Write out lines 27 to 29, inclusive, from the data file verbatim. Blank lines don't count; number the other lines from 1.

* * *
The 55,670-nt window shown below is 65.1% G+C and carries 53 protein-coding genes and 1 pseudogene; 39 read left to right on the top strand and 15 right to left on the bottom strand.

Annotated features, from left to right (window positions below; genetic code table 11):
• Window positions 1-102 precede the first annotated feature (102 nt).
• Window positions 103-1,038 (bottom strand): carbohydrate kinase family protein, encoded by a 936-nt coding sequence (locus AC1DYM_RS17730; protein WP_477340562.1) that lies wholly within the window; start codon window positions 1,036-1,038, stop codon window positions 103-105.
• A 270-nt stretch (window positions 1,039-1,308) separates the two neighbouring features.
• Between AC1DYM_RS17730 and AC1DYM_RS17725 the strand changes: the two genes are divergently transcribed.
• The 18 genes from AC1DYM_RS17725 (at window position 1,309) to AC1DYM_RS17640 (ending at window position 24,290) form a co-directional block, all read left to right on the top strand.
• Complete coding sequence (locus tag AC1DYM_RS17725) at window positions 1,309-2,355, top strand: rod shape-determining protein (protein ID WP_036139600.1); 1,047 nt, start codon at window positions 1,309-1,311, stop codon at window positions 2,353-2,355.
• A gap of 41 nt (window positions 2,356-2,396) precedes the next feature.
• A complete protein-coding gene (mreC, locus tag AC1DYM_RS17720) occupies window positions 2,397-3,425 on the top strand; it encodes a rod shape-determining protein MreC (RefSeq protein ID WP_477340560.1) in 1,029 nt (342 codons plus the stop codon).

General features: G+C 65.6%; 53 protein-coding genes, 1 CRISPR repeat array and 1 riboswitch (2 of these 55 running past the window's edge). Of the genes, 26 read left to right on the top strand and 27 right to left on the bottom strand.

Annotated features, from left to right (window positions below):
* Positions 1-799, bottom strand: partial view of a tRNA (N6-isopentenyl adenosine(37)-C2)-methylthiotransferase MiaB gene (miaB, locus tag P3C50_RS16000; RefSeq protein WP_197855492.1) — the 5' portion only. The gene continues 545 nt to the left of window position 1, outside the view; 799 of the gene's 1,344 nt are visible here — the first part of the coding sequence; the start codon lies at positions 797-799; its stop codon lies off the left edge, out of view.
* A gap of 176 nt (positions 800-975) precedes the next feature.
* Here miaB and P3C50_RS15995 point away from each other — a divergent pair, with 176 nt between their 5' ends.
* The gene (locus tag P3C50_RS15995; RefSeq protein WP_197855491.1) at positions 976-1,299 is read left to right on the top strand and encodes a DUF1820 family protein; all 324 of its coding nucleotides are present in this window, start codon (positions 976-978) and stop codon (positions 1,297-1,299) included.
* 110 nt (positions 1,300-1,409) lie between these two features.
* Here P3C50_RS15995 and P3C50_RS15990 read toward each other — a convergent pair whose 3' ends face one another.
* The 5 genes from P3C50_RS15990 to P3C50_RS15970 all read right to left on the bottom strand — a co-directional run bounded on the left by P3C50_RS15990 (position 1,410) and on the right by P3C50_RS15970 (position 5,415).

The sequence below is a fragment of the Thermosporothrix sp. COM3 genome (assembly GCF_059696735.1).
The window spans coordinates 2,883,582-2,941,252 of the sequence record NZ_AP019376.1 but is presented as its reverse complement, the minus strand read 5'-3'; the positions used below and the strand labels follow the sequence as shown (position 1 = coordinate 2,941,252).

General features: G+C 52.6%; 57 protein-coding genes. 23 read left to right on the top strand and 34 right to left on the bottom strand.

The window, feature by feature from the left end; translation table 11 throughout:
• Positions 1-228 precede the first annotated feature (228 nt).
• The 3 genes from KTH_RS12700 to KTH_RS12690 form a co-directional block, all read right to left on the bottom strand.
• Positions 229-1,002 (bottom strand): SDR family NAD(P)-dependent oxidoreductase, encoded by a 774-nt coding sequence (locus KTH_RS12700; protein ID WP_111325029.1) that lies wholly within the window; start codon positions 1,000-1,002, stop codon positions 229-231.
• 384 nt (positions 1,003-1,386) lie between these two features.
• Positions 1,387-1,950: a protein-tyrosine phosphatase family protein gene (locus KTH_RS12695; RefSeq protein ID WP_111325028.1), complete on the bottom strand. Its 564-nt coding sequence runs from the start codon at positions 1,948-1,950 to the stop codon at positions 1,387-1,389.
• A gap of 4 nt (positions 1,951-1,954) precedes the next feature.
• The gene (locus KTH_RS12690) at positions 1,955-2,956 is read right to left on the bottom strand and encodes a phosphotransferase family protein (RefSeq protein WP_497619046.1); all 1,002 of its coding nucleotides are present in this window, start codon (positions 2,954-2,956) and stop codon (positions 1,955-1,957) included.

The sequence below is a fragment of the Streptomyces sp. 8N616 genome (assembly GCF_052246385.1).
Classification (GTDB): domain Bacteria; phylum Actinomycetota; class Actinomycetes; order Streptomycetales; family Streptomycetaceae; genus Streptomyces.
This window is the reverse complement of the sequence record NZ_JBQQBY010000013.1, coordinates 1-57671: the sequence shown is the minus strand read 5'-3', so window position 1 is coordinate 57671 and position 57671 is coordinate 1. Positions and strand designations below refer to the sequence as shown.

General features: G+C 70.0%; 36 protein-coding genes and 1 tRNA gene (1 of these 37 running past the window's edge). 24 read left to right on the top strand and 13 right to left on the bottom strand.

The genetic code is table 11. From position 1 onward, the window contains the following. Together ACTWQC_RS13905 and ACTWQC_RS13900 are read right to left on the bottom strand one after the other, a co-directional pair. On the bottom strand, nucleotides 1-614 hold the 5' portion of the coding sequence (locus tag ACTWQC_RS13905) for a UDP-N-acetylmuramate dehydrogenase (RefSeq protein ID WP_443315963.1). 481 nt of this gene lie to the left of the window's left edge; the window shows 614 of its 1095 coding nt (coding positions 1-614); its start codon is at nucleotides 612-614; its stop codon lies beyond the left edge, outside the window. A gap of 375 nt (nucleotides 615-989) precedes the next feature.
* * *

• 384 nt (positions 1,003-1,386) lie between these two features.
• Positions 1,387-1,950: a protein-tyrosine phosphatase family protein gene (locus KTH_RS12695; RefSeq protein ID WP_111325028.1), complete on the bottom strand. Its 564-nt coding sequence runs from the start codon at positions 1,948-1,950 to the stop codon at positions 1,387-1,389.
• A gap of 4 nt (positions 1,951-1,954) precedes the next feature.